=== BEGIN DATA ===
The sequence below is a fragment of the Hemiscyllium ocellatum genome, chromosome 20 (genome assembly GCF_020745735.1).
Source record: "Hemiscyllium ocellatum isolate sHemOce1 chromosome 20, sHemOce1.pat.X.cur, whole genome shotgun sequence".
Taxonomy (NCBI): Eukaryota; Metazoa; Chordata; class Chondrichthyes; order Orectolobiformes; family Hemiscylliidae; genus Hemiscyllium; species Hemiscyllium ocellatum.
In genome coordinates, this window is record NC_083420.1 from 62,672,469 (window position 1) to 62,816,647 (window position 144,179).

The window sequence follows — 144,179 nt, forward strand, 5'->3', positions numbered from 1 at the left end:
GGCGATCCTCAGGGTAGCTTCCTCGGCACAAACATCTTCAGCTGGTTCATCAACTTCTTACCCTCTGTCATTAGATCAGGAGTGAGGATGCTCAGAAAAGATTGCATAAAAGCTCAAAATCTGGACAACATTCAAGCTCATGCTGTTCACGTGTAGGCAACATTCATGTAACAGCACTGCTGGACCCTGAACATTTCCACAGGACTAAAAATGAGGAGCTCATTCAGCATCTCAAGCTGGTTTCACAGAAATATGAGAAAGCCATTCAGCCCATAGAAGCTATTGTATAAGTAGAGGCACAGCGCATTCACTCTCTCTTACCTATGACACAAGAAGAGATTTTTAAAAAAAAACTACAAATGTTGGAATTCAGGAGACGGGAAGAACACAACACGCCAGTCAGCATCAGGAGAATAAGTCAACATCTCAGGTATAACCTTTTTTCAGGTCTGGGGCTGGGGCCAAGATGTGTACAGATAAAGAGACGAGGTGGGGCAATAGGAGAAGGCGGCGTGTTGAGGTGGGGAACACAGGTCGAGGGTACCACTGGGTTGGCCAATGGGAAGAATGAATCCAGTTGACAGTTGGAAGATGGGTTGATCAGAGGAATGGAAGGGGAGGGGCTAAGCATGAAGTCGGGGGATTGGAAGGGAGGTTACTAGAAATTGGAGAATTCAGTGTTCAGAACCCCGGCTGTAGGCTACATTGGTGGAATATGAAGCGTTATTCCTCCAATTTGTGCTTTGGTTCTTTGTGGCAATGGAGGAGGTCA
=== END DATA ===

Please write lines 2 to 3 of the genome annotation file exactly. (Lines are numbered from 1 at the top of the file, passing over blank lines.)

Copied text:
Source record: "Hemiscyllium ocellatum isolate sHemOce1 chromosome 20, sHemOce1.pat.X.cur, whole genome shotgun sequence".
Taxonomy (NCBI): Eukaryota; Metazoa; Chordata; class Chondrichthyes; order Orectolobiformes; family Hemiscylliidae; genus Hemiscyllium; species Hemiscyllium ocellatum.